How many megatons was the chixculub meteor impact equal to?

  1. How many megatons was the pre-historic chixculub meteor impact equal to?

    This was estimated to be millions of times more powerful than the cumulative explosive power of all of the nuclear weapons in the world combined.

    It caused the extinction of most life on Earth during that time (namely the dinosaurs) and even caused the oceans to evaporate. This meteor was about 6 miles in diameter.

    If a 6-mile meteor is capable of doing that, imagine the kind of damage an asteroid the size of Texas could do.
     
  2. jcsd
  3. If you think that's bad, imagine the kind of damage an asteroid the size of Alaska might cause.
     
  4. I thought that Texas was about as big as they get?

    Apparently Mars was hit by a Texas-sized asteroid several billion years ago..

    http://www.wired.com/wiredscience/2011/01/mars-dynamo-death/
     
    Last edited: Jan 18, 2013
  5. russ_watters

    Staff: Mentor

    Last edited: Jan 18, 2013
  6. Supposedly, billions of years ago, Earth collided with a planet the size of Mars.

    Somehow, the planet survived, and the fractured pieces of crust is what eventually formed the moon.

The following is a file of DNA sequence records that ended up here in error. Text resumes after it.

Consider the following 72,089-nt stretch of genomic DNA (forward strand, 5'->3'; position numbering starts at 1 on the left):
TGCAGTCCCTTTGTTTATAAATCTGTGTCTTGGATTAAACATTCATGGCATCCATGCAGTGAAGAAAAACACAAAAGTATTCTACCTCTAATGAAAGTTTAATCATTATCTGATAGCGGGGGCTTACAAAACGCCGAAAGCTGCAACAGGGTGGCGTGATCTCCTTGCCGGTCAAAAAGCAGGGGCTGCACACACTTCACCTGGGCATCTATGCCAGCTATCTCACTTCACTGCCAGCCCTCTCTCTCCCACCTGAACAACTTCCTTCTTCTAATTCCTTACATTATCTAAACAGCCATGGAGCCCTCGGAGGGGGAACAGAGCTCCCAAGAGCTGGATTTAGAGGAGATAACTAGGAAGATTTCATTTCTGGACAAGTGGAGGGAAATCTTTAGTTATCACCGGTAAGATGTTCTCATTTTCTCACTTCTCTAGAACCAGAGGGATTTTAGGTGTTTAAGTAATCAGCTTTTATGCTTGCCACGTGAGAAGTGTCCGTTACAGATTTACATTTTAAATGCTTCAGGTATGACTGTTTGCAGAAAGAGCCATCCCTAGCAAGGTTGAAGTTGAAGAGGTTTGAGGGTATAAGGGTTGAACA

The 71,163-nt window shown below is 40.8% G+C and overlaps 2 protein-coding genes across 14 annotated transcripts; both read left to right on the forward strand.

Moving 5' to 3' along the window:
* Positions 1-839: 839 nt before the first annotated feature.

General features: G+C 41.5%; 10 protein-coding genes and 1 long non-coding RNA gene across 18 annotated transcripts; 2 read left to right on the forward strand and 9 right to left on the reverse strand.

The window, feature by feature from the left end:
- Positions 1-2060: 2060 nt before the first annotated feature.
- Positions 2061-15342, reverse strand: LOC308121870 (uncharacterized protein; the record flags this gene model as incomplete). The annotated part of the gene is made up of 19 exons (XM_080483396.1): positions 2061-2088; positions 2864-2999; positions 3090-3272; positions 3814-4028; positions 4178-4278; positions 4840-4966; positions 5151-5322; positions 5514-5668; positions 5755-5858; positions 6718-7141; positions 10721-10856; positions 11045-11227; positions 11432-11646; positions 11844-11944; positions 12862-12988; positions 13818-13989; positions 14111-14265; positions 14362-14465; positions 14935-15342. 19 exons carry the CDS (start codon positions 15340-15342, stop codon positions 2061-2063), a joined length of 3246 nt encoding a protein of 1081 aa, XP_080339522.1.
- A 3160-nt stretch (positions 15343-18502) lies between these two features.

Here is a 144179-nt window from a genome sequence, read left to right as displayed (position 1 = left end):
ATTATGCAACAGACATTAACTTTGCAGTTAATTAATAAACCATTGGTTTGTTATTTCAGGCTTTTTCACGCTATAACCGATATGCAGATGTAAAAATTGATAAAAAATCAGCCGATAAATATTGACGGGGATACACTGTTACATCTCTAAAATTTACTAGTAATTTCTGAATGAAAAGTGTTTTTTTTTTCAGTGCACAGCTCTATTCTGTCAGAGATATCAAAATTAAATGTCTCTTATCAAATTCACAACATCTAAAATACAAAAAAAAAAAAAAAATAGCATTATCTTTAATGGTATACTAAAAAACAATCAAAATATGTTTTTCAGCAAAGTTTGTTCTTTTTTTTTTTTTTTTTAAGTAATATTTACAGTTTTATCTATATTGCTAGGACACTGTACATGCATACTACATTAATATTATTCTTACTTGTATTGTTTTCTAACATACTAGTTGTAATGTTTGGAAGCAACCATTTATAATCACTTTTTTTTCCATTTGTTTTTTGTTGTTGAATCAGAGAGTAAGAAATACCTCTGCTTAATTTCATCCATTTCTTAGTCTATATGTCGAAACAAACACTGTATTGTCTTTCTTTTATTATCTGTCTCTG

http://en.wikipedia.org/wiki/Giant_impact_hypothesis
     
    Last edited: Jan 19, 2013
  7. Just being picky, but the moon is composed primarily of mantle material from the proto-Earth, rather than crust. The impact hypothesis only became plausible after we had had the opportunity to examine the Apollo rocks.
     
  8. Nugatory

    Staff: Mentor

    Wikipedia says 100 teratons, which is 100,000,000 megatons. Wise people will do their own math instead of trusting wikipedia, so if you want give it a try...

    One megaton is about 5x1015 Joules. The energy in Joules of the impact will be [itex]\frac{mv^2}{2}[/itex] where v is in meters/sec and m is in kilograms. Make some reasonable assumptions about the size, density, and speed of the meteor, and see what you come up with.
     
  9. A serious disruption of test cricket.
     
  10. jim hardy

    jim hardy 5,347
    Science Advisor
    Gold Member
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